Musicians Sabrina Allen and Stella Wadsworth also returned to the Abravanel Hall stage for the second time on Tuesday. For Allen, preparing for events like Salute to Youth involves practicing as much as 10 hours a day. The 17-year-old-pianist seemed transported as she performed the first movement of Chopin’s Piano Concerto No. 2 in F minor, leaning into the piano and bobbing her head as her hands moved rapidly up and down the keys. Wadsworth, meanwhile, dug her bow into the cello and performed Lalo’s challenging Concerto in D minor with an ease that seemed to suggest she was communicating with an old friend.

Ezekiel Sokoloff performs with the Utah Symphony during its 61st Salute to Youth concert at Abravanel Hall in Salt Lake City on Tuesday, Nov. 2, 2021. | Spenser Heaps, Deseret News

After a year of not being able to perform at all due to the COVID-19 outbreak, Ezekiel Sokoloff wasn’t taking his performance Tuesday night lightly. The 16-year-old violinist — who was 12 and at least a foot shorter when he made his Salute to Youth debut — seemed to cherish every single note of Prokofiev’s Violin Concerto No. 2 in G minor.

“I’ve been going to symphony concerts since I started playing the violin, so to be able to actually be on stage and play with them is rewarding,” he said backstage at Abravanel Hall.

Like Sokoloff, Hayashi also missed performing during the pandemic. During her senior year of high school, she didn’t connect regularly with her colleagues who were also graduating and preparing for the college audition process. She couldn’t participate in orchestra rehearsals with her friends — something she loves even more than performing as a soloist.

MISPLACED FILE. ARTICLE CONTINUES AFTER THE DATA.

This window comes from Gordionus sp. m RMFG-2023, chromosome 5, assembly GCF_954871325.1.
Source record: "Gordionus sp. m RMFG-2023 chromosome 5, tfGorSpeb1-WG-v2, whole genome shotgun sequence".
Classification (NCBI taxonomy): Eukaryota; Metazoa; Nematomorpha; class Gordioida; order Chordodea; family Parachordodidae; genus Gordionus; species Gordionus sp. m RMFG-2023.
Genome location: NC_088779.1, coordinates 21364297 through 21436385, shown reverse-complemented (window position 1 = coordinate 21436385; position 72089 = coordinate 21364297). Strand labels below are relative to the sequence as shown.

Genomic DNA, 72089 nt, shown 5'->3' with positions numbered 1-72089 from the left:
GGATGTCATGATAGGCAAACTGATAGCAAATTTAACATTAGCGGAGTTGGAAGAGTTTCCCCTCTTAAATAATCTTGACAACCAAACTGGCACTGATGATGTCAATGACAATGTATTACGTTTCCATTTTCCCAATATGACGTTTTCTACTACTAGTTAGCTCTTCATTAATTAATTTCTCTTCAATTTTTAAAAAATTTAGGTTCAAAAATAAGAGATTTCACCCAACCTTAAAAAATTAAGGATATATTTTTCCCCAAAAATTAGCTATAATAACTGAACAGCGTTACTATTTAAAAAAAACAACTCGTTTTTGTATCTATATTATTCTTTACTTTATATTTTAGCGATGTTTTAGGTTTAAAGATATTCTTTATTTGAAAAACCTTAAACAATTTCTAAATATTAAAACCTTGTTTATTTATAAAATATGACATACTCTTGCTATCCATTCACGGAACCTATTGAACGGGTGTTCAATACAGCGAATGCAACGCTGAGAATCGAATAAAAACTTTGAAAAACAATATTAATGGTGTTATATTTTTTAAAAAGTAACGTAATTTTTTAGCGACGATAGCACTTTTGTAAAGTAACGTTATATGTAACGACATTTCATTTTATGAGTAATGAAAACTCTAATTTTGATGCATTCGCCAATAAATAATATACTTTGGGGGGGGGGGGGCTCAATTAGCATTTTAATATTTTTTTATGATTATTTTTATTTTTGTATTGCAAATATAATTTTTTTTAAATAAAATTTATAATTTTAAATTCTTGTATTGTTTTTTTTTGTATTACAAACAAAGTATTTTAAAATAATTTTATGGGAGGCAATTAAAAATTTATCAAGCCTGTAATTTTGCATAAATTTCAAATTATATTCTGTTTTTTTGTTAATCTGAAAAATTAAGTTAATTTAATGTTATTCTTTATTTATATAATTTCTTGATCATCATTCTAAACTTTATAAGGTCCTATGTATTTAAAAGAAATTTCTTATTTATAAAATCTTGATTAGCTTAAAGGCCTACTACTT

Participating in Salute to Youth for the final time, Hayashi was more grateful than ever to cheer on her fellow musicians who have put so much effort into making it on the Abravanel Hall stage — musicians she’s come to know well over the years.

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“You get to be there for your peers, to experience this moment that no one will ever forget,” she said. “To share that with your friends, that’s just the most important thing to me.” 

Inspiring a new generation

This year’s nine Salute to Youth artists aren’t going to forget Tuesday night anytime soon. At its core, the annual concert is about celebrating the musicians’ hard work and accomplishments. But in sharing their passion for music, the performers also hope they’ll inspire future Salute to Youth performers down the road.

In fact, as Smith played Rachmaninoff’s Piano Concerto No. 1, a girl in the audience could be seen imitating the pianist’s movements. And as someone who was inspired by attending a Salute to Youth concert in 2018, that couldn’t have made Smith any happier. 

“I remember sitting in the audience, just in total awe of these people,” Smith said. “And I remember thinking, ‘That’s my dream. I’m going to be like them.’”